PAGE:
Vancouver-based Ginn Group has become an outsized presence in just a few years by positioning itself as an aggressive builder of entry-level and workforce single-family homes at a time when Clark County is struggling with an inventory shortage and rising prices.
The strategy has served Ginn Group well, but it comes with some limitations. Founder and CEO Patrick Ginn described it as an assembly line with a straightforward formula: “get land, build homes, do it again.” With an eye toward the company’s long-term future, Ginn said the time has come to evolve.
The homebuilding side of the business is not going away, but in the past year Ginn Group has embarked on a handful of projects that break the company’s traditional mold. Ginn pointed to those efforts as examples of a more deliberate and community-focused approach that he wants the company to embrace.
Most of the projects stand out because they involve partnerships with nonprofits and community groups, usually with the goal of targeting specific community needs.
One of the most prominent examples is Fruit Valley Village, a project from the nonprofit Community Roots Collective, which will turn the property surrounding an 1870s-era railway station on Fruit Valley Road into a tiny home community for people who have experienced homelessness.
The prefabricated tiny homes will be supplied by Battle Ground-based Wolf Industries, with Ginn Group doing site work to prepare for their installation.
Another example is the Miles Terrace project, a senior housing building under construction on Daniels Street off Mill Plain Boulevard west of downtown.
Ginn Group initially purchased the land for a market-rate development, but the project began to evolve after Ginn reached out to the Vancouver Housing Authority in 2019 to explore the possibility of a partnership to address low-income housing needs. The final iteration of the project is VHA-owned, with Ginn Group serving as the general contractor.
A third project recently wrapped up construction: Neals Lane, built in partnership with Second Step Housing. The project consists of eight new units of transitional housing in addition to one existing home on property in the Fourth Plain Village neighborhood.
There’s one more unconventional project in the works, currently slated to break ground next year: a 50-unit affordable housing project called the 65th Avenue Apartments in the Meadow Homes neighborhood. The project is being planned in-house through a new arm of Ginn Group called Ginn Gives, a nonprofit that the company founded in late 2019 to focus on philanthropic efforts and community involvement.
Unlike the partnership projects, the company will retain ownership of the 65th Avenue Apartments and serve as the property manager. It’s the first in what Patrick Ginn envisions as an ever-growing portfolio of Ginn Gives projects.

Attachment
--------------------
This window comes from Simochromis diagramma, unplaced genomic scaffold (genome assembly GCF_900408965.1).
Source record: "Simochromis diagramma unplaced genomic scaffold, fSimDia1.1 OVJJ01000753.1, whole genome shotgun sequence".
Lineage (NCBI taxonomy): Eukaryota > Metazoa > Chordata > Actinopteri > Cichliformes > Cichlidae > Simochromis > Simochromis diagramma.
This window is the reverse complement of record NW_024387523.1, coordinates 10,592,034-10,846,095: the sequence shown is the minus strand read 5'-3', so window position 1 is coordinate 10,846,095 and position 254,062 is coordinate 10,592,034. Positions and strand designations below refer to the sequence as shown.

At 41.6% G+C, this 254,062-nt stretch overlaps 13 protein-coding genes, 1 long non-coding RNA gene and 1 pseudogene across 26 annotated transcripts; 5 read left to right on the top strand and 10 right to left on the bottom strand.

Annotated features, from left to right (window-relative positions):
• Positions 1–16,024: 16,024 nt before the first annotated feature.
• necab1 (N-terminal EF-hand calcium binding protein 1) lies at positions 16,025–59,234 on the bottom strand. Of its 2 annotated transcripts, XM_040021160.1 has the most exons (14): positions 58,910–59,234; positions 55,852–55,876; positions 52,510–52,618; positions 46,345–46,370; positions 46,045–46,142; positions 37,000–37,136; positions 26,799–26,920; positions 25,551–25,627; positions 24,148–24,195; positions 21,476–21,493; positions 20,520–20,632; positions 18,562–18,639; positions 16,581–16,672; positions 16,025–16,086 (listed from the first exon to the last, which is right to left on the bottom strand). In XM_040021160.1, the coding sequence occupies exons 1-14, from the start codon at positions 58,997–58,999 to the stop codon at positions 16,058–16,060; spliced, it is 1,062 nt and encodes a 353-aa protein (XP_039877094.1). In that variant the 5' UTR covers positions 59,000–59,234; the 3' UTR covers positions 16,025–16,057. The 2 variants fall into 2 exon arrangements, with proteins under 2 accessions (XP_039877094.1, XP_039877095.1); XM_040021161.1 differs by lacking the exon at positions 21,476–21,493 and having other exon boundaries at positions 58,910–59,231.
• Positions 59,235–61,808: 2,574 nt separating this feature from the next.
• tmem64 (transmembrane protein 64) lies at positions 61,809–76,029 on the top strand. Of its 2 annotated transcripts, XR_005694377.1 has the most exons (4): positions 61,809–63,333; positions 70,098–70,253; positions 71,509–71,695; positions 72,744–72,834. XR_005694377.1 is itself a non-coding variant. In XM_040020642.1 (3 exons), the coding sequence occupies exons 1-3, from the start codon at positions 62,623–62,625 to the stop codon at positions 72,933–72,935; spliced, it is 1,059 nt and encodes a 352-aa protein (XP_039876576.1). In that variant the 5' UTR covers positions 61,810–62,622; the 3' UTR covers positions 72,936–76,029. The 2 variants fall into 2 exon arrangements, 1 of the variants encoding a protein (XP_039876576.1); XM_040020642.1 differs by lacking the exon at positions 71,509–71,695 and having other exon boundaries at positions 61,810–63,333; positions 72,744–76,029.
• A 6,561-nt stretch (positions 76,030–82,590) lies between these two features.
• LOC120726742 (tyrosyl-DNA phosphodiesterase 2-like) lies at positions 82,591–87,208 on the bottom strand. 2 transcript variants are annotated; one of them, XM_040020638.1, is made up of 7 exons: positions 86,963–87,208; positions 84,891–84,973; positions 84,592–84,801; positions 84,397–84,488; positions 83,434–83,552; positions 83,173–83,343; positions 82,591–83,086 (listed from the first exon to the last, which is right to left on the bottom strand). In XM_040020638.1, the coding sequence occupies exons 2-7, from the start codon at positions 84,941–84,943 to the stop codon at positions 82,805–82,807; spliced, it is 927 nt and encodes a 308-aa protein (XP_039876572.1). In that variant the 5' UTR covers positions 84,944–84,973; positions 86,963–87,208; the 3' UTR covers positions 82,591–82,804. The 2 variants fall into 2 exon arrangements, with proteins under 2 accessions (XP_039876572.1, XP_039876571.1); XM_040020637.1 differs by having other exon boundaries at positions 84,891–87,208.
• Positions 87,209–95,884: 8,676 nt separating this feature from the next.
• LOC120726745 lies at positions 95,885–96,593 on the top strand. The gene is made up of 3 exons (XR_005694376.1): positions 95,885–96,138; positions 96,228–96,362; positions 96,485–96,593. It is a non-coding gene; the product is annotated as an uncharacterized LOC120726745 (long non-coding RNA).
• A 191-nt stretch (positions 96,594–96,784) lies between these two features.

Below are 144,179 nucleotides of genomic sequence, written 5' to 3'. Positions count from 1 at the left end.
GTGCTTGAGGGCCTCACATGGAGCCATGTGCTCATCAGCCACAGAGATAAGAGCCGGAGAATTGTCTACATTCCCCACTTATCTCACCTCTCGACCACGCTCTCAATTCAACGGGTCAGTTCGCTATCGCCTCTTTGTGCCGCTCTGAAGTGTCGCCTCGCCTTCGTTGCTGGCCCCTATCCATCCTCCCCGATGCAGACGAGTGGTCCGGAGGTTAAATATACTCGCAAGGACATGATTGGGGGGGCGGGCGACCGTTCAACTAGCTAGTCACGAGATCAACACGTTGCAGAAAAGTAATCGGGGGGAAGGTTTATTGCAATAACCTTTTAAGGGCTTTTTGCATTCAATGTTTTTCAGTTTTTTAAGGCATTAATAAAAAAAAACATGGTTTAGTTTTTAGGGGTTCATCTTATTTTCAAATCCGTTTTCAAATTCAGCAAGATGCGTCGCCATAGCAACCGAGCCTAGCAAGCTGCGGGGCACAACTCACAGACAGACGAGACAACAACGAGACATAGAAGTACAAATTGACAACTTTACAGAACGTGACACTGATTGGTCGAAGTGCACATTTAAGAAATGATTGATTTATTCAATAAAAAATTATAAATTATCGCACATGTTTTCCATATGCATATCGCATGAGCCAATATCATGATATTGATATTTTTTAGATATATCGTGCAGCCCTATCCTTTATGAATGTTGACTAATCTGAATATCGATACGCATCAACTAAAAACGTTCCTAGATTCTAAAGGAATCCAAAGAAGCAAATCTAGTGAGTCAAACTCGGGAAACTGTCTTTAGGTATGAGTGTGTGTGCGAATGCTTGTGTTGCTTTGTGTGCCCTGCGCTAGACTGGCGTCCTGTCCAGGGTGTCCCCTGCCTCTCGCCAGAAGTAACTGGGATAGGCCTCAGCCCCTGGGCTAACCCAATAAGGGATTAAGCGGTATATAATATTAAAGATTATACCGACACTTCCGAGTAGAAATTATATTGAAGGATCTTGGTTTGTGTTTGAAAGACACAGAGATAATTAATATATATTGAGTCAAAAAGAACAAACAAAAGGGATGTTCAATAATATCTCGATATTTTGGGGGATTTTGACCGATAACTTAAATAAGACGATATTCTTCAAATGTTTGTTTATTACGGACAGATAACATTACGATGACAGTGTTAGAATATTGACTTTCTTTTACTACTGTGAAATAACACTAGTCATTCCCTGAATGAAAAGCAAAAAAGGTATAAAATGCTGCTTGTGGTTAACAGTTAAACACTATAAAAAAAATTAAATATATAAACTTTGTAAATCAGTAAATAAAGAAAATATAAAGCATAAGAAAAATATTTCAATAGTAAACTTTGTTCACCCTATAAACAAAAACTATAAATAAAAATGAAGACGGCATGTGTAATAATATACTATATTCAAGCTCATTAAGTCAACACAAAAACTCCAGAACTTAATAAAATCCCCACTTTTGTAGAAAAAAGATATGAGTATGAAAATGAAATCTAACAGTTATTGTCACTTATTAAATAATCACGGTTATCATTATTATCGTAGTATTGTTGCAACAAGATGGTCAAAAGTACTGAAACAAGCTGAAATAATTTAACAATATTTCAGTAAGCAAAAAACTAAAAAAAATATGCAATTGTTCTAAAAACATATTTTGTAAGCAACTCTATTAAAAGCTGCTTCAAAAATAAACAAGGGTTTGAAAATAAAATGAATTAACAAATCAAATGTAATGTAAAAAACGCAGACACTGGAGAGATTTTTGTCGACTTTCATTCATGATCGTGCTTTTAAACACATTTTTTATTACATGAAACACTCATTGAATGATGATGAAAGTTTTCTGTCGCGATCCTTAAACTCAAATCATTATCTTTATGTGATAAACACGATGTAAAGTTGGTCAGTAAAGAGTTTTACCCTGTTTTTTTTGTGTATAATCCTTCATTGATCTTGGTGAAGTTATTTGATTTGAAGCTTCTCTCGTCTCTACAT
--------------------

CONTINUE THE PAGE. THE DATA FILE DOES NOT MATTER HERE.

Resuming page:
The overall company gives 10 percent of its profits to Ginn Gives with the goal of being able to finance a separate production pipeline for affordable housing projects, one that can take advantage of grant opportunities and Community Reinvestment Act dollars.
Ginn said he thinks that ratio is enough to support one new project every two years, at least initially. Rental income from those properties will go toward paying down construction debt, but Ginn said the goal is to eventually start investing it into further housing development or to support nonprofit groups.
Ginn said he hopes the company can build a large enough portfolio of properties to become self-sustaining. In the very long term – decades down the road – he said he envisions a portfolio with hundreds of units and more than $100 million in total assets.
None of this is completely new territory for Ginn Group – the company has done prior philanthropic work and already dabbled in apartment construction with projects such as Latitude 45 in the Landover-Sharmel Neighborhood.
But Ginn describes the new approach as a significant expansion of the company’s mission, driven in part by the experience of the COVID-19 pandemic.
The past 12 months have highlighted a drastic need for affordable housing, he said, as well as a need for carefully tailored solutions to make sure groups don’t get left behind. The company’s new focus puts a much stronger emphasis on community design, he said, as opposed to just maximizing density.
The change stemmed in part from the shutdown during the early months, which included a temporary freeze on all nonessential construction work. Many Ginn projects had to pause, which Ginn said prompted him to think about what it means for a project to be essential, and the kind of projects the company was producing.
“Do they make a difference in the community?” he asked.
Internally, the company has spent the past year adding additional resources to its financial and property management divisions, Ginn said, in order to set itself up for long-term ownership of the new properties.
He described the company’s current slate of projects – both through Ginn Gives and the nonprofit partnerships – as somewhat experimental, with each serving as a learning experience to refine the development model.
“The concept of the private (sector) building affordable housing; to me that’s a little bit of experimentation,” he said. “I mean, I know it’ll work – but how does it work? Can we do it more affordably; can we do it faster?”